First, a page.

You know what? My Holland is beautiful and I’m thankful to live amongst the tulips, but I’ll admit, every now and then I wonder what it would have been like if I had just made it to Italy. I planned my trip more than once and each time, I arrived in Holland.

I can say now, with hesitation, if I had the opportunity to go back and choose my destination, I would choose Holland. I know this without a doubt in my heart. It’s not always an easy place to live. People from other places will often come here for a visit, but some of them make you feel like you aren’t good enough because you’ve never been to Italy or to Paris. They never stay long though.

There are other visitors too, ones who arrive with love and acceptance and a willingness to learn the culture, they make my heart soar.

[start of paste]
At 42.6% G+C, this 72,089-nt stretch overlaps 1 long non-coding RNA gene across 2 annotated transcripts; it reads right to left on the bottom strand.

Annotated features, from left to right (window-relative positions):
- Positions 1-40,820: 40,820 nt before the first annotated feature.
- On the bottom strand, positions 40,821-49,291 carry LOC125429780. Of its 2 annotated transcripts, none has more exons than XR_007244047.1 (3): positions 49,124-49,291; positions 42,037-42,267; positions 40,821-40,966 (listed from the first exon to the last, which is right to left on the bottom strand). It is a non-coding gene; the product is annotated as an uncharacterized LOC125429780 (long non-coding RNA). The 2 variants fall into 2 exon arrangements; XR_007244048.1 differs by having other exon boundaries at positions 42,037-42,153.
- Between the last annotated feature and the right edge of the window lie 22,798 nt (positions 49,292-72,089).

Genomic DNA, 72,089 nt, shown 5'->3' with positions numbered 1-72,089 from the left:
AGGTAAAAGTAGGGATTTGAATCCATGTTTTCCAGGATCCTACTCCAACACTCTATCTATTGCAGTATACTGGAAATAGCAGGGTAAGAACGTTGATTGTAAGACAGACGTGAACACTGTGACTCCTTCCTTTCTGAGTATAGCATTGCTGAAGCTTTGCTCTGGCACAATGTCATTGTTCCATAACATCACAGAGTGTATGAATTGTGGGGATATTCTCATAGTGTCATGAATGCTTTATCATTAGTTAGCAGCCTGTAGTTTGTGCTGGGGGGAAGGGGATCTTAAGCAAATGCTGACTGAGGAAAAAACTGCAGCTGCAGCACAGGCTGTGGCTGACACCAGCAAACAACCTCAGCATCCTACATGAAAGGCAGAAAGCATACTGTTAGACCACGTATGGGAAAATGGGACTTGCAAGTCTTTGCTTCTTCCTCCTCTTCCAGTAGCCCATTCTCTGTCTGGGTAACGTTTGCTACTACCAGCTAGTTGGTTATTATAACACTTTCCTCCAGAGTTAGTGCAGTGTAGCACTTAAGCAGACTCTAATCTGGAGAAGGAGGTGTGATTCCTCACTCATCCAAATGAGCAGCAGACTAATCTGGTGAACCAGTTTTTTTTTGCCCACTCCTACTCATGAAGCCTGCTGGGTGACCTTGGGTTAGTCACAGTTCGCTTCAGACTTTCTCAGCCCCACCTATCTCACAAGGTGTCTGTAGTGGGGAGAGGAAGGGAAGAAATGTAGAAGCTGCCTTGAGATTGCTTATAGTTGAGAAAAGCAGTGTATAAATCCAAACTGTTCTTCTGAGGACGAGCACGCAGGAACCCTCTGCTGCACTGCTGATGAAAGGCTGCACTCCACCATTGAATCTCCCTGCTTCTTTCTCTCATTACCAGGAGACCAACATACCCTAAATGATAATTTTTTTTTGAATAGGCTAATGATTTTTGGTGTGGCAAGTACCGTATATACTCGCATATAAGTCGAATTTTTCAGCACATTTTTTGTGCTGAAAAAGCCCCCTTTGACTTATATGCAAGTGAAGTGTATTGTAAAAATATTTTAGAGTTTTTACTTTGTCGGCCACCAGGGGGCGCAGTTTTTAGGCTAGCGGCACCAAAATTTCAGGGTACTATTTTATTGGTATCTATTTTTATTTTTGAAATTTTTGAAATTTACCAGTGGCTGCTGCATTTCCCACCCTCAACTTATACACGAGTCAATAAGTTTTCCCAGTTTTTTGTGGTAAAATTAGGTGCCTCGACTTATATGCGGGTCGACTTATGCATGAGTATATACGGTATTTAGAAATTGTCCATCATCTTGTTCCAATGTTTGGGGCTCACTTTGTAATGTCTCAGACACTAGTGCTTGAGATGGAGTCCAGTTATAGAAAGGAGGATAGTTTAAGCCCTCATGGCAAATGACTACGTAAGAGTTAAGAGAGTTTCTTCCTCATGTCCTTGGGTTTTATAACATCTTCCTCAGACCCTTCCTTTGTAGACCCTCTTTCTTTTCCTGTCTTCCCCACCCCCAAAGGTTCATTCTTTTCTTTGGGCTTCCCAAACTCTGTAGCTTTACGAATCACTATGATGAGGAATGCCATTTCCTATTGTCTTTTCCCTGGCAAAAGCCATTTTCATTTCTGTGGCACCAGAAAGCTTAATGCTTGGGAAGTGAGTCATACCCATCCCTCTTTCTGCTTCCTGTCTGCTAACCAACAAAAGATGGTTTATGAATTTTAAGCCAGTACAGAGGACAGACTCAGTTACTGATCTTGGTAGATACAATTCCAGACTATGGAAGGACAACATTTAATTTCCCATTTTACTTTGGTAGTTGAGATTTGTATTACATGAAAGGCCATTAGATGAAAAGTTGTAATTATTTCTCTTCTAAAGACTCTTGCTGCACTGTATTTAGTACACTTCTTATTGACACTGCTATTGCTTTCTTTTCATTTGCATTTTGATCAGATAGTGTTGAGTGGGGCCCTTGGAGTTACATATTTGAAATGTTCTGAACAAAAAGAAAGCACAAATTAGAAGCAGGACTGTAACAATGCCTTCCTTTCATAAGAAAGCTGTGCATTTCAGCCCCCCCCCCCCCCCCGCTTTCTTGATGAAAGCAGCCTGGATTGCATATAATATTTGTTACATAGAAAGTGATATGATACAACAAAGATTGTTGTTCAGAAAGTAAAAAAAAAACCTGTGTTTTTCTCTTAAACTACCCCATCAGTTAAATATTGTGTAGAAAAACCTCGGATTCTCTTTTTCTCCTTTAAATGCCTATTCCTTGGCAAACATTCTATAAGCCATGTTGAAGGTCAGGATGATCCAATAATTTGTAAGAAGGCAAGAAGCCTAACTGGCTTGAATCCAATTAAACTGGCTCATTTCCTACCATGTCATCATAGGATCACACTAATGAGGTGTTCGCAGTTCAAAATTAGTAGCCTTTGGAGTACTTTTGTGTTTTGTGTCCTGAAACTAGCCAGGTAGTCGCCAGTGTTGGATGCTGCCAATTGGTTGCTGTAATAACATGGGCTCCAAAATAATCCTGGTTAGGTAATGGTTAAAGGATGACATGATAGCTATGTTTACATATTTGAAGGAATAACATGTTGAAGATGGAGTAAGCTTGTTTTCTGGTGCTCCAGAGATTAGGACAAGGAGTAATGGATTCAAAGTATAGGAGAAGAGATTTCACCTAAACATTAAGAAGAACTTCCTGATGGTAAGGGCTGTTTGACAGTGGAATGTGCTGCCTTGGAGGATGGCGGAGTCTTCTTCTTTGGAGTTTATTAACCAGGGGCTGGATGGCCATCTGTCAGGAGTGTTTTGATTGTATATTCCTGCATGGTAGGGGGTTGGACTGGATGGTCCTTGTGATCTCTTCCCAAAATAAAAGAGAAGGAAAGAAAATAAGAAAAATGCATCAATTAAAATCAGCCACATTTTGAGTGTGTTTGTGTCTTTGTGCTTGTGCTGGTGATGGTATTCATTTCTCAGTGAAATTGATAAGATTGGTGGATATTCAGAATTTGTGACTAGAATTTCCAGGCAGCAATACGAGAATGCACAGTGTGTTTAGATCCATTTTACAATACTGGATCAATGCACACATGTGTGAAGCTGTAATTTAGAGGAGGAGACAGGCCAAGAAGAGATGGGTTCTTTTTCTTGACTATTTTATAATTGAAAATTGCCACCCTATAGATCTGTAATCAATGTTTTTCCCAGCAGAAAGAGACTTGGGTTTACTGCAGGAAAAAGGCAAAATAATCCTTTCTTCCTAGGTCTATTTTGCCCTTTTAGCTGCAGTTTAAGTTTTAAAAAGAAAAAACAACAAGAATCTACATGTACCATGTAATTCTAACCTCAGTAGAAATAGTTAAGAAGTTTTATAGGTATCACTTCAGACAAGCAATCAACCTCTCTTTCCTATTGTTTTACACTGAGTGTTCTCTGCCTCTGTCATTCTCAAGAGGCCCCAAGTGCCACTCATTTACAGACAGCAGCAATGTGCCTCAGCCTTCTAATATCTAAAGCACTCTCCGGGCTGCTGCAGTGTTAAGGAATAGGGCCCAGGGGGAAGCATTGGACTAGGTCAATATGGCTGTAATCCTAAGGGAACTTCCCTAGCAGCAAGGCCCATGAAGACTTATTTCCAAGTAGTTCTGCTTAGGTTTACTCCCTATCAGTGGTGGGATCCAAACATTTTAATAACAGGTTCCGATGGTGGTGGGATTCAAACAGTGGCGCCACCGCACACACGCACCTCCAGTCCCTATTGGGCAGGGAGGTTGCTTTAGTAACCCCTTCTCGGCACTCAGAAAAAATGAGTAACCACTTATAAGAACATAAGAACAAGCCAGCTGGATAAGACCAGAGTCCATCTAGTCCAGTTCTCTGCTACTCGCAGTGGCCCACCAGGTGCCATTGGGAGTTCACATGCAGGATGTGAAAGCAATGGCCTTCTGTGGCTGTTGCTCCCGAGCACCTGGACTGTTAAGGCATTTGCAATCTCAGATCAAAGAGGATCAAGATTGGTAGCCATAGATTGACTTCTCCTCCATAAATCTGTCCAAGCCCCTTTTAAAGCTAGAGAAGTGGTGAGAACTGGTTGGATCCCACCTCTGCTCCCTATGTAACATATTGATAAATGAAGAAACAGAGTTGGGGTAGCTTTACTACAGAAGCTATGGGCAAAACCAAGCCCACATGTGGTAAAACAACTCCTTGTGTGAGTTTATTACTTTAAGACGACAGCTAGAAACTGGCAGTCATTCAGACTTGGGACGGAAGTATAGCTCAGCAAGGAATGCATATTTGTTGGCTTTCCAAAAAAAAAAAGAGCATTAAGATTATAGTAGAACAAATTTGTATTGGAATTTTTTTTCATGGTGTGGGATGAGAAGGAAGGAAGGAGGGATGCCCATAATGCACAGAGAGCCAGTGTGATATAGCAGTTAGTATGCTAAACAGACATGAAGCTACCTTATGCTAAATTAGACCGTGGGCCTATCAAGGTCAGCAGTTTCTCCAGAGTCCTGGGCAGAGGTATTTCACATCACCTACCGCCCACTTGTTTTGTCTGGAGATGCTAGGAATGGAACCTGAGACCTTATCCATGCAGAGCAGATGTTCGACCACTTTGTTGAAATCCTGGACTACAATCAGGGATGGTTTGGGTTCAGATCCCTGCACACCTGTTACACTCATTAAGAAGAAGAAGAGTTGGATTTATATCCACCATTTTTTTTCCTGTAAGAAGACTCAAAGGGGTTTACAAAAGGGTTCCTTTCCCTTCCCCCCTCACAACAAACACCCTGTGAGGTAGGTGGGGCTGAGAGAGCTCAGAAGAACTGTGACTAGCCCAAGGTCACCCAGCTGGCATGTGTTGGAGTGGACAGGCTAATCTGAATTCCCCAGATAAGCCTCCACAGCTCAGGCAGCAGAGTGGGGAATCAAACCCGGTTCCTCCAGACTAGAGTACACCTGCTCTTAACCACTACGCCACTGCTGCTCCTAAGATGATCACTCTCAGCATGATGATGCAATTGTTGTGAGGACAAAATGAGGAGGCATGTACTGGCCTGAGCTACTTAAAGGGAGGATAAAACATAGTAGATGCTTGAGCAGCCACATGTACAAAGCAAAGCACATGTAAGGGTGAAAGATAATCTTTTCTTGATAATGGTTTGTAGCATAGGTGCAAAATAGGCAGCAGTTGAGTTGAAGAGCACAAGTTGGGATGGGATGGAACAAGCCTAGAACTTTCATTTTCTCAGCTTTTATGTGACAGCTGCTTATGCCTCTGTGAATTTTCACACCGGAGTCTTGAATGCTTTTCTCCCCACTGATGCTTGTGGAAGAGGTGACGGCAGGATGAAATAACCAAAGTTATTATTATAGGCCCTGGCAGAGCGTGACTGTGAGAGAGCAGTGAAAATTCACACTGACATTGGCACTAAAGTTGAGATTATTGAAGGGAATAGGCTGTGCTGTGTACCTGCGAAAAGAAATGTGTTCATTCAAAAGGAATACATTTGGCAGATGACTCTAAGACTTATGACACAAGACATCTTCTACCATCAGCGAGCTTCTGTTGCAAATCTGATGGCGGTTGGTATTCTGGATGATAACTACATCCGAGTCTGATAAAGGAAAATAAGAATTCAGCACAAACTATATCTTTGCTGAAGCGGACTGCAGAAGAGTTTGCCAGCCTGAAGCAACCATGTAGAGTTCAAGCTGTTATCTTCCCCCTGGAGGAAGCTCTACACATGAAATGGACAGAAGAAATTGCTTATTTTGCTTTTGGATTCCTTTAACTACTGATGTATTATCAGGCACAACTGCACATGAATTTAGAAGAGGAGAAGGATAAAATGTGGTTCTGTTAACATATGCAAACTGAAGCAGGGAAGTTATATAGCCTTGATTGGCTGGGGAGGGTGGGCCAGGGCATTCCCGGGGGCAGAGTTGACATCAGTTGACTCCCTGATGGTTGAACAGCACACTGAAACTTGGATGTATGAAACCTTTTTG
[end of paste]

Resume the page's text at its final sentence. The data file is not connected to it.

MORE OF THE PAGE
Some days I’m sad. I watch my boys try so hard and when they get knocked down it hurts. I know I can’t keep it from happening, they need to fall if they are to learn how to stand, but sometimes I swear if I could carry them, I would.

I don’t think sad is the right word. I’m not sad. I’m not angry, and I’m certainly not mourning. I’m not sure there is an actual word to accurately describe what happens in my heart sometimes. I am so proud of my boys. They face trials and hurdles every day, more than some people face in a lifetime, and sometimes I look at them and it just doesn’t seem fair. They shouldn’t have to work so hard while others sit on the sidelines, not even cheering them on.

Not everyone sees them the way I do. They avert their eyes or stare accusingly at them, at me. Maybe if everyone could just visit Holland and give it a chance . . .